Benefits of laser spine surgery: 

  • The technology used during laser spine surgery purposely avoids damaging nerves, leaving internal scarring and any risk of infection. 
  • The minimally invasive approach only focuses on removing the damaged disc tissue, preserving all other healthy disc tissues. 
  • Patients experience short recovery periods from the less-invasive technique. Patients walk out of the recovery room pain-free and are back to their everyday lives within one week. 
  • Deuk Laser Disc Repair has a 95% success rate of eliminating patients’ pain by removing the possibility of any complications through top-of-the-line technology. 
  • Patients are stress-free with the knowledge that Deuk Laser Disc Repair virtually eliminates the possibility of complications and infections. 
  • The minimally invasive technique leaves patients with an average 4-millimeter incision site that can be covered by a band-aid and leaves virtually no internal or external scarring. 
  • The procedure uses a posterior approach, where the patient is lying on their stomach. This technique avoids the surgeon reaching the spine through the stomach, which can cause agitation of the organs, and a higher risk of infection. 


Deuk Laser Disc Repair surgery video

Risks of laser spine surgery:

  • The risk of Deuk Laser Disc Repair is having an inadequate surgeon who is not familiar with the unique procedure and does not invest in the patient. It requires a surgeon who is educated on the one-of-a-kind technology used during surgery and has confidence in his patients’ recovery. 

Cost: Request a free MRI review for a quote. 

  1. Laser Spine Surgery 

What is it?

Laser spine surgery is a form of endoscopic surgery and is less invasive than traditional back surgery. It can also be done as an outpatient procedure with the patient sedated under local anesthesia with only a single ¼ inch incision and minimal blood loss. Due to its nature as a minimally invasive procedure, laser spine surgery guarantees patients a shorter hospital stay. The operation results in less bleeding, trauma, and therefore no scarring. It also lowers postoperative complications and pain levels, so no opioids are needed afterward for surgery pain.  These factors contribute to ensuring patients have a faster recovery time as the period required for rehabilitation is significantly shorter than in traditional back surgery like laminectomy, discectomy, fusion, or total disc replacement.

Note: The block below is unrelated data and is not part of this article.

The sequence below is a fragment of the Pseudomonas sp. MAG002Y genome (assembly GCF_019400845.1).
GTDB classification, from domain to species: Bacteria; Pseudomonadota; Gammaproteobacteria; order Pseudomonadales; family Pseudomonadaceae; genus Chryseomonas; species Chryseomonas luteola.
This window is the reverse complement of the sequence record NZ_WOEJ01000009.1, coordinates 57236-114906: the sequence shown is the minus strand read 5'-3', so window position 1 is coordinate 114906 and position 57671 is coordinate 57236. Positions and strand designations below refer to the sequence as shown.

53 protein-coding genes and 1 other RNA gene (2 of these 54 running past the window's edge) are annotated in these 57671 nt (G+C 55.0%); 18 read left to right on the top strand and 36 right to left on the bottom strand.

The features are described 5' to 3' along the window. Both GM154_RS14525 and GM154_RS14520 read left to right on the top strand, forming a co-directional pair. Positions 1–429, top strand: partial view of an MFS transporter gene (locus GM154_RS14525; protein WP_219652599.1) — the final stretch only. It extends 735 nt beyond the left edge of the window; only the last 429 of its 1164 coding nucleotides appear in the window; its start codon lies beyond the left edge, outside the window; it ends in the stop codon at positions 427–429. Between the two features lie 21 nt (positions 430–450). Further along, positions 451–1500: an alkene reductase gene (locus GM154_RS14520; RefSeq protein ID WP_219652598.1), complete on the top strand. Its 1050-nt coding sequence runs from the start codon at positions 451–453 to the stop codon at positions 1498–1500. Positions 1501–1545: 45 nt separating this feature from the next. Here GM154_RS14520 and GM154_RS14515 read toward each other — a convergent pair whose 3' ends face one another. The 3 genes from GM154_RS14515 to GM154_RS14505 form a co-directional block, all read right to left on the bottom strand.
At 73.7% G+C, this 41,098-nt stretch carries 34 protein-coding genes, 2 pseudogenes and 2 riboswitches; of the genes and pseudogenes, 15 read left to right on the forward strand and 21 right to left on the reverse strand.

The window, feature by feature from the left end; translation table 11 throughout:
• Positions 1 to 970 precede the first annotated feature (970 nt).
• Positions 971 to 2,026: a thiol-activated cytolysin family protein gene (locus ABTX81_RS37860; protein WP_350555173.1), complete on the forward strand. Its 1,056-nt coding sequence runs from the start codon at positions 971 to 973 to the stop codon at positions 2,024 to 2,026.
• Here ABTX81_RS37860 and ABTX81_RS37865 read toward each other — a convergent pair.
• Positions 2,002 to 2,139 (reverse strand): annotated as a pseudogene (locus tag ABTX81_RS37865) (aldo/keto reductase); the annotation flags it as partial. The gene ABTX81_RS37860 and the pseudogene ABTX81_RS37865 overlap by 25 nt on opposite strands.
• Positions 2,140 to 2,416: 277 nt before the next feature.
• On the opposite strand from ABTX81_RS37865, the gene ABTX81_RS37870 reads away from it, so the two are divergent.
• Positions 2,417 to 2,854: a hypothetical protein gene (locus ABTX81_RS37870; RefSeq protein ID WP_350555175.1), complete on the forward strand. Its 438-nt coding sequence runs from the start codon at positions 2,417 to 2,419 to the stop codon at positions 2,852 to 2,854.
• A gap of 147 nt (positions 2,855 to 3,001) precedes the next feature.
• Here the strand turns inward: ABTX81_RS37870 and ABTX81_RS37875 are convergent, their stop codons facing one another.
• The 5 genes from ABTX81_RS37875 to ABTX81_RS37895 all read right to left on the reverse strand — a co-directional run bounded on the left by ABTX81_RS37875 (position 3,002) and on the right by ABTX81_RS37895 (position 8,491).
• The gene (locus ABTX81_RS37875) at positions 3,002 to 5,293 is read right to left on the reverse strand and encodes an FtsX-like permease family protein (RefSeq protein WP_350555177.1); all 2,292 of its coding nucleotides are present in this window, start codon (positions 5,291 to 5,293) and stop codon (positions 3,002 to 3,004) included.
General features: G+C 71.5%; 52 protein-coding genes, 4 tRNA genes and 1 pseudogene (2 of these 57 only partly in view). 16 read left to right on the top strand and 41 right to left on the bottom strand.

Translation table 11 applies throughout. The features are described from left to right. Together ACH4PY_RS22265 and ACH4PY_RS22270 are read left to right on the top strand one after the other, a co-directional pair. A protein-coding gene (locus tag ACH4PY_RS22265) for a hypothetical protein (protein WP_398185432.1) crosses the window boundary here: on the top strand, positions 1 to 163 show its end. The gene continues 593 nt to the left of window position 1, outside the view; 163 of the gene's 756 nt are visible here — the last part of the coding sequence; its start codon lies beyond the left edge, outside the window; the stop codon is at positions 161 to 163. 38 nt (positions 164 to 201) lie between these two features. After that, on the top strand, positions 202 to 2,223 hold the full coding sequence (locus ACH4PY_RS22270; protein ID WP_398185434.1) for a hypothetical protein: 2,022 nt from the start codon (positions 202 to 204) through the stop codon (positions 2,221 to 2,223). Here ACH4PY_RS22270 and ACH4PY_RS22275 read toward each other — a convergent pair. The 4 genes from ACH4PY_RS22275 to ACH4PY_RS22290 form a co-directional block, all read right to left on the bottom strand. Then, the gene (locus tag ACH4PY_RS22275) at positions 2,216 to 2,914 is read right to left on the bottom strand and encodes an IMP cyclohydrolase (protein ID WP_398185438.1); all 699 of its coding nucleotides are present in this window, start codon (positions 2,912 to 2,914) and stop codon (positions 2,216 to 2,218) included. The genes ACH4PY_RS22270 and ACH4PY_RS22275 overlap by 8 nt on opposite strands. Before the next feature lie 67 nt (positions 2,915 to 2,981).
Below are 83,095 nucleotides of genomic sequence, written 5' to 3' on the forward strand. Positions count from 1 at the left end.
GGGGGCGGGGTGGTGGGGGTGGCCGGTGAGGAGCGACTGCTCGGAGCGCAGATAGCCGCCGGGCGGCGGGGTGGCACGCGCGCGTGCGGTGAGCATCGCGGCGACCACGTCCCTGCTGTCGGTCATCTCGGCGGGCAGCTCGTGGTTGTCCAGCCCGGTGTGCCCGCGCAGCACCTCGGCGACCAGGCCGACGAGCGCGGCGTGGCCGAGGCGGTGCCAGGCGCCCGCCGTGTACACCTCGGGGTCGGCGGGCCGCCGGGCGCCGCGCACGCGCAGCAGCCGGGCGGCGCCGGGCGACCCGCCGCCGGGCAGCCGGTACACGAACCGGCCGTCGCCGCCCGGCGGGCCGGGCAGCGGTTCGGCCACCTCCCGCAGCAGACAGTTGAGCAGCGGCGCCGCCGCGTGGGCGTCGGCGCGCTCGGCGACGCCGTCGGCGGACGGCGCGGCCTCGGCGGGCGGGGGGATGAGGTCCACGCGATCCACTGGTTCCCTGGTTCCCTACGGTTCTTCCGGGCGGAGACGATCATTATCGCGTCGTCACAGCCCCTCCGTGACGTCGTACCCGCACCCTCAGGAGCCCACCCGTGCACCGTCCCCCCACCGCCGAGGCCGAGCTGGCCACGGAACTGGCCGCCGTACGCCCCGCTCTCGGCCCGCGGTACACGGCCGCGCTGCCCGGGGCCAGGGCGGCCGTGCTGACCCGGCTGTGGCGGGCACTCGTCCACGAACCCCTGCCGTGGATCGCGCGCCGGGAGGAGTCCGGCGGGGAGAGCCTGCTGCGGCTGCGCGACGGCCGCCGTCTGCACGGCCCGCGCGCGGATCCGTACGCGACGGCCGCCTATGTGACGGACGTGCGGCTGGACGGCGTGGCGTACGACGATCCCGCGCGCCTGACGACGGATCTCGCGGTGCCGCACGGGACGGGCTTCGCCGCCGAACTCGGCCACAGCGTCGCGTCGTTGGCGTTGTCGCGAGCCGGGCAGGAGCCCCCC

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Laser spine surgery is a procedure applied to repair sections of herniated disc tissue that might be compressing the spinal cord or nerves and causing discomfort to the patient. Using only heat from a precision laser, surgeons can cut through the soft tissues and restore stability to the spinal column. This surgery method removes the need for a scalpel and only requires a small incision to be successfully performed.